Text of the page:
Wolfert's Roost, and Other Papers

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G.P. Putnam, 1865 - 431 oldal

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35. oldal - Sweet bird ! thy bower is ever green, Thy sky is ever clear ; Thou hast no sorrow in thy song, No winter in thy year...
37. oldal - Does he take warning and reform? Alas ! not he. Incorrigible epicure ! again he wings his flight. The rice swamps of the south invite him. He gorges himself among them almost to bursting; he can scarcely fly for corpulency. He has once more changed his name, and is now the famous rice-bird of the Carolinas. Last stage of his career: behold him spitted, with dozens of his corpulent companions, and served up, a vaunted dish, on the table of some southern gastronome.
124. oldal - I' the commonwealth I would by contraries Execute all things ; for no kind of traffic Would I admit ; no name of magistrate ; Letters should not be known ; riches, poverty, And use of service, none ; contract, succession, Bourn, bound of land, tilth, vineyard, none ; No use of metal, corn, or wine, or oil ; No occupation ; all men idle, all ; And women too, — but innocent and pure ; No sovereignty, — Seb.
9. oldal - Cabin, and gave them so much wine and aqua vitae that they were all merrie; and one of them had his wife with him, which sate so modestly, as any of our Countrey women would do in a strange place.
111. oldal - Since once I sat upon a promontory, And heard a mermaid, on a dolphin's back, Uttering such dulcet and harmonious breath, That the rude sea grew civil at her song ; And certain stars shot madly from their spheres. To hear the sea-maid's music.
124. oldal - Treason, felony, Sword, pike, knife, gun, or need of any engine Would I not have ; but nature should bring forth Of its own kind, all foison, all abundance, To feed my innocent people.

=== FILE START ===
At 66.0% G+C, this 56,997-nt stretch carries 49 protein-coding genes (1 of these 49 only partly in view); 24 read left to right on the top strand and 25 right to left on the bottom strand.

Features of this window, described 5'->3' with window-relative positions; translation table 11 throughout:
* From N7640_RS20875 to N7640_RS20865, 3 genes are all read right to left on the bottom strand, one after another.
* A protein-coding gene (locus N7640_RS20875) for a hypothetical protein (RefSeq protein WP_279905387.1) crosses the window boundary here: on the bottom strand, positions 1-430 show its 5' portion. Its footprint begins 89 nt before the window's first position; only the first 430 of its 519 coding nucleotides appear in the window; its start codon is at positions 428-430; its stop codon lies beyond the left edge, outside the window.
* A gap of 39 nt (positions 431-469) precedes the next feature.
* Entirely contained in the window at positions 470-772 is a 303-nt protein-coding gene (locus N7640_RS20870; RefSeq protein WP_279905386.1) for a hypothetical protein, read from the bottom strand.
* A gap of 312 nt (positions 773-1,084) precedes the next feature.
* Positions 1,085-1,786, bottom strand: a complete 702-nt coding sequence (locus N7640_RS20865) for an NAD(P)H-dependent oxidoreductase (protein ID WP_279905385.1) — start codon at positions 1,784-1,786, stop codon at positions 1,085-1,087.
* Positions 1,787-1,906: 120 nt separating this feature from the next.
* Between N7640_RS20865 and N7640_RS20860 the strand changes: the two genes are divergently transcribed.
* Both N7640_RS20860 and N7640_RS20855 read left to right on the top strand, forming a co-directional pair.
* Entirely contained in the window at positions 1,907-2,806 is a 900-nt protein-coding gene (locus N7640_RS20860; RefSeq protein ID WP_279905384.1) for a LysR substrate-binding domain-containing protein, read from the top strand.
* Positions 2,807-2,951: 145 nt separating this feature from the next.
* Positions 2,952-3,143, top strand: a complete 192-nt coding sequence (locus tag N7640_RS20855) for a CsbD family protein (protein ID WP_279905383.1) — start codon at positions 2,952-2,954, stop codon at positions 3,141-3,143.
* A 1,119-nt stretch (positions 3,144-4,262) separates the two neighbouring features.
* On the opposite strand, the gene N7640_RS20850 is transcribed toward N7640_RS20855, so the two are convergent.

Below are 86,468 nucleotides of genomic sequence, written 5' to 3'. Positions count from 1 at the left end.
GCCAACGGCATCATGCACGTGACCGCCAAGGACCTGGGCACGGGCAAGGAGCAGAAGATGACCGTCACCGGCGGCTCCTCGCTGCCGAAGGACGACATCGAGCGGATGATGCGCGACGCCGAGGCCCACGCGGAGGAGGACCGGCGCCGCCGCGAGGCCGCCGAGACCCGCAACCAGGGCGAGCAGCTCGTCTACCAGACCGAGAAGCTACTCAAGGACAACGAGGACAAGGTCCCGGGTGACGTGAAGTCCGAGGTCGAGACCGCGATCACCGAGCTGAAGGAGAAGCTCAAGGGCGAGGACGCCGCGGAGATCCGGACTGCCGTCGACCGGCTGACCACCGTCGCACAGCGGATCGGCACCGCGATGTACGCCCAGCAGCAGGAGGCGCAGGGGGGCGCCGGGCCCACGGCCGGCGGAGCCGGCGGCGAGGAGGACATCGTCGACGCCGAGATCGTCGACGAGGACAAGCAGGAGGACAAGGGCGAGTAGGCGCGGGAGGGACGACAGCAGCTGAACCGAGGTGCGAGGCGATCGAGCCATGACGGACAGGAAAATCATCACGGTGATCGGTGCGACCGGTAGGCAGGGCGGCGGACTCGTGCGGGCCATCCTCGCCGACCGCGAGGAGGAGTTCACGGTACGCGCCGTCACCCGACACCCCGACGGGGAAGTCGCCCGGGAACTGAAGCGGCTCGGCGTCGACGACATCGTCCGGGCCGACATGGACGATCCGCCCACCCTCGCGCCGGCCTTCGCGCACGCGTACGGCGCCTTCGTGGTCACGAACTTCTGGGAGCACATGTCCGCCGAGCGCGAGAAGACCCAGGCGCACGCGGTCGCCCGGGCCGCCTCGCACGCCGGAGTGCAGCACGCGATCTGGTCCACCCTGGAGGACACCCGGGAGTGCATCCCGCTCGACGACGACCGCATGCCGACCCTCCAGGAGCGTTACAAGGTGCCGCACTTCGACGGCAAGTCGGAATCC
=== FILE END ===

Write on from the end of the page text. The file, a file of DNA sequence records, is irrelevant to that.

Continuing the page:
36. oldal - Reed-bird now, the much sought-for titbit of Pennsylvania epicures ; the rival in unlucky fame of the ortolan ! Wherever he goes, pop ! pop ! pop ! every rusty firelock in the country is blazing away. He sees his companions falling by thousands around him. Does he take warning and reform ? Alas, not he ! Incorrigible epicure ! again he wings his flight. The rice-swamps of the South vite him.
32. oldal - When first the lone butterfly flits on the wing, When red glow the maples, so fresh and so pleasing, O then comes the blue-bird, the herald of spring, And hails with his warblings the charms of the season.
35. oldal - ... the sweetest season of the year, when all nature called to the fields, and the rural feeling throbbed in every bosom; but when I, luckless urchin! was doomed to be mewed up, during the livelong day, in that purgatory of boyhood, a school-room.
34. oldal - Nature is in all her freshness and fragrance: "the rains are over and gone, the flowers appear upon the earth, the time of the singing of birds is come, and the voice of the turtle is heard in the land.

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